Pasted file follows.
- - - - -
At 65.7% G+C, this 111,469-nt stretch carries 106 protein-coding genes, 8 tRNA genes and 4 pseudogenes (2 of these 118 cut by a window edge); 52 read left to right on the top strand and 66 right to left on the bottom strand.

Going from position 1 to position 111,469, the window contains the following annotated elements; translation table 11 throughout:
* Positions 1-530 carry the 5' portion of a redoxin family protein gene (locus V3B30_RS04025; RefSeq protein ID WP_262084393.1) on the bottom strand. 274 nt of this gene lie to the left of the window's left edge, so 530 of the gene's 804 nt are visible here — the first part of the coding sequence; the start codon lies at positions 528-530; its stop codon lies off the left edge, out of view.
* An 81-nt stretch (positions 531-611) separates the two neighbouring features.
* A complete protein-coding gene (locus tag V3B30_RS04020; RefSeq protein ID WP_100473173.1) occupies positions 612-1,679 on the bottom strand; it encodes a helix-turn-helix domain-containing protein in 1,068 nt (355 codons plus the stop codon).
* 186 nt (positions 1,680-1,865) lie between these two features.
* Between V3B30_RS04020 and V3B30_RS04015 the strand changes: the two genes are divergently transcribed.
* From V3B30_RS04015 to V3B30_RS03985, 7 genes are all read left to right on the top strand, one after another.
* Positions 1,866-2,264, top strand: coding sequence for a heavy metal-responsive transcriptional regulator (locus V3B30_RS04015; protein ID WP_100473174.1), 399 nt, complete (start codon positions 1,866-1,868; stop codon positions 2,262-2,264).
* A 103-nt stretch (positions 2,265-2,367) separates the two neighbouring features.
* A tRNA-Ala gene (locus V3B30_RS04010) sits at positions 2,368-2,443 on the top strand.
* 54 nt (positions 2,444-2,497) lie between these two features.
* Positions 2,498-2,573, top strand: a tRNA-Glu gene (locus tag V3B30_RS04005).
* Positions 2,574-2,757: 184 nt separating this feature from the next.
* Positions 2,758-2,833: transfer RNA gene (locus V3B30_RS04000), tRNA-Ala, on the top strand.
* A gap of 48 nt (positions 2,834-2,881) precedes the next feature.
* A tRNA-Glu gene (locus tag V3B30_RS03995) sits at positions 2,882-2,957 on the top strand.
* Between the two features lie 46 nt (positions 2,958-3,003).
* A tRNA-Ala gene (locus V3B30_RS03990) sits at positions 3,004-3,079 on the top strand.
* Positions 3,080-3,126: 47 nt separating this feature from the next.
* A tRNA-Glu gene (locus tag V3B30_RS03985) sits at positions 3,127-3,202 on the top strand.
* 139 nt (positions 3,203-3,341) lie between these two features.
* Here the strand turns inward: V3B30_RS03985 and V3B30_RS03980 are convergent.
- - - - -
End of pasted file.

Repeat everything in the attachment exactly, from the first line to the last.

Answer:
At 65.7% G+C, this 111,469-nt stretch carries 106 protein-coding genes, 8 tRNA genes and 4 pseudogenes (2 of these 118 cut by a window edge); 52 read left to right on the top strand and 66 right to left on the bottom strand.

Going from position 1 to position 111,469, the window contains the following annotated elements; translation table 11 throughout:
* Positions 1-530 carry the 5' portion of a redoxin family protein gene (locus V3B30_RS04025; RefSeq protein ID WP_262084393.1) on the bottom strand. 274 nt of this gene lie to the left of the window's left edge, so 530 of the gene's 804 nt are visible here — the first part of the coding sequence; the start codon lies at positions 528-530; its stop codon lies off the left edge, out of view.
* An 81-nt stretch (positions 531-611) separates the two neighbouring features.
* A complete protein-coding gene (locus tag V3B30_RS04020; RefSeq protein ID WP_100473173.1) occupies positions 612-1,679 on the bottom strand; it encodes a helix-turn-helix domain-containing protein in 1,068 nt (355 codons plus the stop codon).
* 186 nt (positions 1,680-1,865) lie between these two features.
* Between V3B30_RS04020 and V3B30_RS04015 the strand changes: the two genes are divergently transcribed.
* From V3B30_RS04015 to V3B30_RS03985, 7 genes are all read left to right on the top strand, one after another.
* Positions 1,866-2,264, top strand: coding sequence for a heavy metal-responsive transcriptional regulator (locus V3B30_RS04015; protein ID WP_100473174.1), 399 nt, complete (start codon positions 1,866-1,868; stop codon positions 2,262-2,264).
* A 103-nt stretch (positions 2,265-2,367) separates the two neighbouring features.
* A tRNA-Ala gene (locus V3B30_RS04010) sits at positions 2,368-2,443 on the top strand.
* 54 nt (positions 2,444-2,497) lie between these two features.
* Positions 2,498-2,573, top strand: a tRNA-Glu gene (locus tag V3B30_RS04005).
* Positions 2,574-2,757: 184 nt separating this feature from the next.
* Positions 2,758-2,833: transfer RNA gene (locus V3B30_RS04000), tRNA-Ala, on the top strand.
* A gap of 48 nt (positions 2,834-2,881) precedes the next feature.
* A tRNA-Glu gene (locus tag V3B30_RS03995) sits at positions 2,882-2,957 on the top strand.
* Between the two features lie 46 nt (positions 2,958-3,003).
* A tRNA-Ala gene (locus V3B30_RS03990) sits at positions 3,004-3,079 on the top strand.
* Positions 3,080-3,126: 47 nt separating this feature from the next.
* A tRNA-Glu gene (locus tag V3B30_RS03985) sits at positions 3,127-3,202 on the top strand.
* 139 nt (positions 3,203-3,341) lie between these two features.
* Here the strand turns inward: V3B30_RS03985 and V3B30_RS03980 are convergent.